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"Bulls make money, bears make money – pigs get slaughtered." — Old Wall Street saying
Throughout my life, I've had so many good mentors. At home, I had parents who showed me how to love unconditionally, who taught me the value of a buck, and how to have fun. At school, studying to be a chemical engineer, I had teachers who taught me how to think outside the box.
And when I moved into the corporate world, I had brilliant women and men help me understand how to use all the resources around me to get really big things done.
And in the trading and investing world, I've been fortunate to have sage people help me understand the psychology of how markets work.
That's right – the engineer just said "psychology."
At their purest level, financial markets are just auctions. Multitrillion-dollar auctions – but auctions, nonetheless.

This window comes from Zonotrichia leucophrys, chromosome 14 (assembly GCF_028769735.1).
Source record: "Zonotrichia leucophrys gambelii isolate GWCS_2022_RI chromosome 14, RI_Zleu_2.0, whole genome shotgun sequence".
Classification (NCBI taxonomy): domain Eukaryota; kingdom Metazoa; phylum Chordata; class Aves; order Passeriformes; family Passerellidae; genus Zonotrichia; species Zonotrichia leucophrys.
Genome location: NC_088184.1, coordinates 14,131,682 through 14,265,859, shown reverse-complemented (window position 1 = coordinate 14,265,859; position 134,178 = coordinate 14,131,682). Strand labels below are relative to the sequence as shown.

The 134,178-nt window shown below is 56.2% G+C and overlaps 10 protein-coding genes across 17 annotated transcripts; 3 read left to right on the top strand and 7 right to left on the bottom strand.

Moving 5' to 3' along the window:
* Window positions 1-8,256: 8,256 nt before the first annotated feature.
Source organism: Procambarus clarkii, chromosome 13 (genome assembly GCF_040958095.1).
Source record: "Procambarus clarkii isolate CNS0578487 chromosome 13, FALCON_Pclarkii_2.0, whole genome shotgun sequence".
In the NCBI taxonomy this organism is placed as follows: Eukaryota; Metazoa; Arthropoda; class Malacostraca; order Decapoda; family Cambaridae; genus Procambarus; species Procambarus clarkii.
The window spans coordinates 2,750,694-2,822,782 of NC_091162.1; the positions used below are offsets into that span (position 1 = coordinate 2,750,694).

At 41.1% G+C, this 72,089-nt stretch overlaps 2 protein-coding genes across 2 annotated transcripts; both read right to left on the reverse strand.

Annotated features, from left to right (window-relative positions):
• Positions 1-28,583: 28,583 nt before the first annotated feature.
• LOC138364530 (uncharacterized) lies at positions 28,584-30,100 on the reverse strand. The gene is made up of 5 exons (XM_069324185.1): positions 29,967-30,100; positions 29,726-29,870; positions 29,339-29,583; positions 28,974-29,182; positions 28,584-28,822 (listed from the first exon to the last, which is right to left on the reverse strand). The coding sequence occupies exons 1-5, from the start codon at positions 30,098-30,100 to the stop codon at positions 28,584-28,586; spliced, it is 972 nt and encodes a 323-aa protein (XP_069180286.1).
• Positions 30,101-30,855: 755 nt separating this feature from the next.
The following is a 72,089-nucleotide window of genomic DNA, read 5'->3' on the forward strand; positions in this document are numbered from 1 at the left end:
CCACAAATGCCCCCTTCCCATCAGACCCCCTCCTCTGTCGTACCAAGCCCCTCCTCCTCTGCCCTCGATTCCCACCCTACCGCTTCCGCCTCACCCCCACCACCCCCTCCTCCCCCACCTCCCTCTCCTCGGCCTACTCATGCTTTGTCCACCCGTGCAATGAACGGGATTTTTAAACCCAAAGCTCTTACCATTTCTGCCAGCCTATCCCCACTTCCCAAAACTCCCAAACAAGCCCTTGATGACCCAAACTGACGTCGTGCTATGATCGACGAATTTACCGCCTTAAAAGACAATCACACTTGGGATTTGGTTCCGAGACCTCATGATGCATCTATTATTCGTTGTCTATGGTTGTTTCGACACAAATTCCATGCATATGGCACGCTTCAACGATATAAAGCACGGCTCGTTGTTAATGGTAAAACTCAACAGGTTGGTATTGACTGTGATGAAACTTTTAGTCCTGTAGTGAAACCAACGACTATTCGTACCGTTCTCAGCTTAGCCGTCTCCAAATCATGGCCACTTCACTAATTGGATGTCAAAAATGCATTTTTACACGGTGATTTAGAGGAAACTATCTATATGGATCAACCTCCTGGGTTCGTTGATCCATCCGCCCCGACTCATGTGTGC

Which brings me to today's "lesson." It's hands-down one of the most valuable profit-taking techniques that I've learned in my 30 years in the markets, and I'd like to share it with you.
It Starts with the Psychology of Managing Winning Trades
I find that for almost everyone, this is the toughest part of trading.
Here's the reason. The "Golden Rule of Trading" says that we have to cut our losses short and let our profits run.
But when we're in the middle of a big winner, the question becomes, "When do I take profits?"
If we take them too soon, we could miss out on that occasional "whale" trade that can make our whole week or month or even quarter.
And for the person who finds it easy to hang onto a winning trade, the problem becomes hanging on too long… and giving back much or most of those profits.
The Stealth Profits Trader answer is to grab profits in stages. This helps us handle the psychology of taking some healthy profits early in the trade and then hanging on to catch those occasional monster moves.
But there's one aspect of many monster moves that most people miss: The final blow-off.
Traders often give back too much profit because they can't recognize the final stages of an extreme move.
About the Author
Nationally recognized technical trader. Background in engineering, system designs, and risk reduction. 26 years in the markets.